Fiction | Family | Faith and Religion | Judaism | Intolerance | Community
When Miriam Brockman and her family move to the tiny town of Greenvale to run the Jewel Motor Inn, Miriam is skeptical that this tired old motel will ever feel like home. She misses her friends and life in New York City, and she resents the neverending chores that get heaped upon her as her parents scramble to learn the ins and outs of running a motel. Before long, Miriam makes new friends and starts to settle into her new life. But she then starts to worry about what will happen to them if business at the Jewel doesn’t pick up. So she and Kate from next door devise a plan to help bring people flocking to Greenvale. Their plan is a huge success but leaves Miriam wrestling with her conscience. Then someone paints a swastika on the Jewel’s sign, and Miriam and her family must try to come to terms with this act of hatred. Miriam comes up with a new plan to rise above the hate and hurtfulness. But ultimately, it is their new friends and neighbours who come together to support Miriam and her family when they need it most.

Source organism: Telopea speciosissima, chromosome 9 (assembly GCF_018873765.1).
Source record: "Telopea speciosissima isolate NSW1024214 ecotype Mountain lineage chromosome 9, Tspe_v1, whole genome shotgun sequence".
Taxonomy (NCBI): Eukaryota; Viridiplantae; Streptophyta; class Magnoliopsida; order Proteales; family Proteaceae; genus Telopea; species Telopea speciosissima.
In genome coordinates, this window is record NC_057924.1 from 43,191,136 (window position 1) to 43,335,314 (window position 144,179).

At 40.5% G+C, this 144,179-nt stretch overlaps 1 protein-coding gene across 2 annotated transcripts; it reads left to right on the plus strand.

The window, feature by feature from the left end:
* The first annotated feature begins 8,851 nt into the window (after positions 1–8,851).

Through Miriam’s eyes, readers of this thoughtful middle-grade tale are given the opportunity to ponder important questions about faith and friendship, truth and acceptance and the things that bring people together. Miriam is an earnest, likeable and genuinely believable character who values her Jewish heritage and traditions while trying to understand why and how their Jewishness makes them different from Kate, Maria and Father Donovan, her new Catholic friends. She is given many opportunities to reflect on faith and what it means to different people, including the people in her own life. She also rediscovers the importance of family and of community in times of trouble. Tziporah Cohen has crafted a simple story filled with memorable and sympathetic characters that poignantly explores profound questions about our relationships with one another.
Lisa Doucet is Co-Manager of Woozles in Halifax.